Dallas Court of Appeals, No. 05-19-00075-CV (June 3, 2021)
Section 82.008(a) of the CPRC provides a rebuttable presumption that a product manufacturer is not liable for injury caused by a product that complied with federal mandatory safety standards. The presumption can be rebutted under § 82.008(b) if the plaintiff proves that the federal standards are “inadequate to protect the public from unreasonable risk of injury” or that the manufacturer withheld or misrepresented information relevant to the federal government’s determination of adequacy of the safety standards or regulations at issue.
Toyota first argued that § 82.008(b) is preempted by federal law because it allows a jury to reject a federal agency’s determination of safety standards, but the Court held Toyota had waived that defense in the trial court.
The Court upheld the jury’s determination that the federal standards are inadequate to protect the public, particularly the standard regarding seat-back strength. It noted that all automakers greatly exceed the mandatory standard—in fact, the Toyota seats at issue exceeded the standard by over 700%—so the standard must be inadequate. The Court also held there was evidence to support a finding that Toyota withheld or misrepresented information relevant to the adequacy of the safety standard. In particular, the Court noted a letter from Toyota to two senators in 2016 in which it stated that Toyota had a “long and robust safety culture.” The Court found this statement misleading in light of a deferred prosecution agreement Toyota had entered into in 2014 over misrepresentations made with regard to sudden unintended acceleration in some of its vehicles. The Court also held the jury could have rationally concluded that Toyota was misleading in claiming that the NHTSA was an “effective regulator” in light of Toyota’s extensive lobbying efforts with the agency. With the § 82.008(a) presumption rebutted, the Court held the evidence was sufficient for the jury to conclude that Toyota’s design was unreasonably dangerous.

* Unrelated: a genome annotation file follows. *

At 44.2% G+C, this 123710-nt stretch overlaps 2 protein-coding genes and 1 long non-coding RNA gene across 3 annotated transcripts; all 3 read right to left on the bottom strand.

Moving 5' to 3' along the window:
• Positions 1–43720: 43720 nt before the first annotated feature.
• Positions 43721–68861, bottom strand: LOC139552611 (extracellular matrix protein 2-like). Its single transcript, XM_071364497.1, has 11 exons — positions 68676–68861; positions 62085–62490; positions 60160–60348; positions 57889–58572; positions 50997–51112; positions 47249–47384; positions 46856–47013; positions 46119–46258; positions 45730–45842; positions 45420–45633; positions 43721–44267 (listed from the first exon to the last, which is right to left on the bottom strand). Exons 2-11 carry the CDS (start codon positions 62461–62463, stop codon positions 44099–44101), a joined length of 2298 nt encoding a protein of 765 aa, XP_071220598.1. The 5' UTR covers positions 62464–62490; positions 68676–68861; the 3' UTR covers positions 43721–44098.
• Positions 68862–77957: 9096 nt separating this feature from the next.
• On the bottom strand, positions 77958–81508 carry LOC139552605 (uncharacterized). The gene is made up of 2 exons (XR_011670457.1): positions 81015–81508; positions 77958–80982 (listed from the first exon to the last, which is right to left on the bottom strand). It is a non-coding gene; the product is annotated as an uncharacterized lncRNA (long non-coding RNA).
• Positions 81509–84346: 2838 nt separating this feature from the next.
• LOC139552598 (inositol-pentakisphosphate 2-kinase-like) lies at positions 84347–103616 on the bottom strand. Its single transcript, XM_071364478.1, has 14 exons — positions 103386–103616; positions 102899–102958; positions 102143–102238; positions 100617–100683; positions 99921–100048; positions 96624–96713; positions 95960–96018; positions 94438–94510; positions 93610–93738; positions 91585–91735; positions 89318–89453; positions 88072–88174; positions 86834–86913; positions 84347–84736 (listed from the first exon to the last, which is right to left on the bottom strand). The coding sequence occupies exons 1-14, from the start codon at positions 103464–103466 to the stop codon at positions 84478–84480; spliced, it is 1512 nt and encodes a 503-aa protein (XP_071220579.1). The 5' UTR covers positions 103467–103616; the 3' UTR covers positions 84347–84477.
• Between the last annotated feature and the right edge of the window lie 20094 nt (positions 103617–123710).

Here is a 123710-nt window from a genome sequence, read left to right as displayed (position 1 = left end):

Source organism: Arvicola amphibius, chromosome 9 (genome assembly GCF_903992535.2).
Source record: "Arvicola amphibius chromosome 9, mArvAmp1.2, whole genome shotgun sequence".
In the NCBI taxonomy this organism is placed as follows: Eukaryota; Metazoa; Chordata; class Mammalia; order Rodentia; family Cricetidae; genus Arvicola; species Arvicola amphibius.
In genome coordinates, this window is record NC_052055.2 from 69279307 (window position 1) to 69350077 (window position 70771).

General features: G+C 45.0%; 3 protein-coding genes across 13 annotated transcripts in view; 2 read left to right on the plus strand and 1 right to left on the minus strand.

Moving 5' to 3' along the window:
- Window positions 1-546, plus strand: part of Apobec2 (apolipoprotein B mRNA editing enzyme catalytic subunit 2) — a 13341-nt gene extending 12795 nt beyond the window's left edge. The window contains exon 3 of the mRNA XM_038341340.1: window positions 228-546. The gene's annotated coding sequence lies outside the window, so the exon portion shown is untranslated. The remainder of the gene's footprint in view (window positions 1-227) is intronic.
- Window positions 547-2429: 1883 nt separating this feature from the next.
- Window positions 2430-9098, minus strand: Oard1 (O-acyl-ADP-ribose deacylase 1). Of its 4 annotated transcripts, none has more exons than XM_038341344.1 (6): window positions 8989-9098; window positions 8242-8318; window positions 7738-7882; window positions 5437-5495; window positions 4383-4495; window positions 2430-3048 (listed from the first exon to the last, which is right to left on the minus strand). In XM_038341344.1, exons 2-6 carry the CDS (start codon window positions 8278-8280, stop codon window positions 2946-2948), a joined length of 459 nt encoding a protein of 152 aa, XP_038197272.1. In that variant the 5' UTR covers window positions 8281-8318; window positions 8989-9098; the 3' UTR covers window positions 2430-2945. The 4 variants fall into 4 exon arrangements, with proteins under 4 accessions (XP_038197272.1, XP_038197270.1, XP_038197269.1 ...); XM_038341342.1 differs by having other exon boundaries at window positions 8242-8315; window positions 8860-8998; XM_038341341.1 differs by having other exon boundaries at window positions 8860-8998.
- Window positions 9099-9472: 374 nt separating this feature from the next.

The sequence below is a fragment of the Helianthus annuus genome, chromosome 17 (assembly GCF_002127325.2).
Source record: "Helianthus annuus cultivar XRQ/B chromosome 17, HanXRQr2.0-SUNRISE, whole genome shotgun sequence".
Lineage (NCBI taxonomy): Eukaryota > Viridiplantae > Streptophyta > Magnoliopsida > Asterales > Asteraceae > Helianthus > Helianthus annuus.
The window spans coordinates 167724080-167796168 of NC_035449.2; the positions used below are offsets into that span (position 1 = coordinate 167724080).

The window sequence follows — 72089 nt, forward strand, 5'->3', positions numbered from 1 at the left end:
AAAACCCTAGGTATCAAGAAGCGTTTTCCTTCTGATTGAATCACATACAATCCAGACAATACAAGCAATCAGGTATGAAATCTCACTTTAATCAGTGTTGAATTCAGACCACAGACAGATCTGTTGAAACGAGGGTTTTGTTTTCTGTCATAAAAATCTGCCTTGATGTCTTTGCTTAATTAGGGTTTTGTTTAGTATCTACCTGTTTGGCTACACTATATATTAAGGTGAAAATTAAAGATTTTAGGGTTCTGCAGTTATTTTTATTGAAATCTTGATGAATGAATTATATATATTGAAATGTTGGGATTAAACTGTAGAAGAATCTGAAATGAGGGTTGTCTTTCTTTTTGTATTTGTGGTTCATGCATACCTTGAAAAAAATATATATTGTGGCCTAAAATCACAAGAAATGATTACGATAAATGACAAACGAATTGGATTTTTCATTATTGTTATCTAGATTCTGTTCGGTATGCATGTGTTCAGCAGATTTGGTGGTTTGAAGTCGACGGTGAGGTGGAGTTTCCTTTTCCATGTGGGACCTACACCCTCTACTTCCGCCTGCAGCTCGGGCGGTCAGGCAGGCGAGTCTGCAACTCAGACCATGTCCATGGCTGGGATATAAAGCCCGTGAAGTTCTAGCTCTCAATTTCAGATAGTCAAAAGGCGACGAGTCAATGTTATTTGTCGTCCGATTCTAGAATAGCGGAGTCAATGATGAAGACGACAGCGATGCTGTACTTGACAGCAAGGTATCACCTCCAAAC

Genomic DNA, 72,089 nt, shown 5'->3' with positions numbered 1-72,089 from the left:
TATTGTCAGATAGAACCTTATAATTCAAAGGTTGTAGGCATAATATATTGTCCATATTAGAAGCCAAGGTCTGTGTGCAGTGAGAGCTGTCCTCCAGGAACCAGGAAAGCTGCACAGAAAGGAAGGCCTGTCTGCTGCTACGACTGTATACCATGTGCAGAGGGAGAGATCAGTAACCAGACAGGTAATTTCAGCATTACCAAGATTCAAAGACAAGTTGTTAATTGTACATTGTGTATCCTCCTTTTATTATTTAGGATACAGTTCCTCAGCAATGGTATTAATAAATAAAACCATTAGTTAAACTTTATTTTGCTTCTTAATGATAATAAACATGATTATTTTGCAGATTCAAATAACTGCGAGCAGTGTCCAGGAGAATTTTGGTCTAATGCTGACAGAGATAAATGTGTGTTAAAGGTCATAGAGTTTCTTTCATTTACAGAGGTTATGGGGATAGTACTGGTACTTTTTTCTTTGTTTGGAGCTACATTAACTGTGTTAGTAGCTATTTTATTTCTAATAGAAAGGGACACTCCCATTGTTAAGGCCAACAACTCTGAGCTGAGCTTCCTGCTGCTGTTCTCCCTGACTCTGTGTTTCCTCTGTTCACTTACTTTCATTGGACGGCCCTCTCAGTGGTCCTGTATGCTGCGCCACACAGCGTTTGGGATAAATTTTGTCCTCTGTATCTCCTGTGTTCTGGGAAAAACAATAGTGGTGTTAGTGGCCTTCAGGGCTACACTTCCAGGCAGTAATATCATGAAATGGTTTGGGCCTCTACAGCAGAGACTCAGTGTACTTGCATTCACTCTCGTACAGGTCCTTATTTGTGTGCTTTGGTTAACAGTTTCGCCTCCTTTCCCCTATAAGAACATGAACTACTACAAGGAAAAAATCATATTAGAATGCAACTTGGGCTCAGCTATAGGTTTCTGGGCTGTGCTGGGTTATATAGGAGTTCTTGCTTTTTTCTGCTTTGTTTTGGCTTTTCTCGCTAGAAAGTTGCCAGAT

The Court also upheld the jury’s finding that Toyota failed to warn of the car’s dangers. Although the owner’s manual “strongly recommended” that children be placed in the rear seat, it did not warn of the danger that front seat occupants might be propelled into the back seat, injuring the children, in a rear-end collision.
Justice Schenck filed a dissent, noting that “the record reflects no evidence of any automobile that has been marketed with both the seatback strength necessary to avoid the injuries here and the proposed seatbelt changes that would protect front seat occupants.” He expressed skepticism that “every car ever marketed and sold to this point could be ‘defective’ and that their manufacturers could all be subject to exemplary damages on this basis.” He also took issue with the Court’s affirmance of a design defect without evidence that fewer injuries and deaths would result from an alternative design taking into account all potential crash scenarios, not just the rear-end collision at issue in this case. He noted that additional protections for rear-end crashes could cause additional injuries in front-end crashes. Justice Schenck would have held the plaintiffs failed to rebut the §82.008(a) presumption of no liability. He characterized the Court’s conclusion that the federal standards were inadequate as ipse dixit and noted that Toyota’s alleged misrepresentations to regulators were unrelated to seatback strength or seatbelt function and so were not relevant to the “safety standards or regulations at issue in the action” under §82.008(b)(2).
With the money at stake and the importance of the § 82.008(a) presumption to auto manufacturers like Toyota, expect this one to go to the Supreme Court of Texas.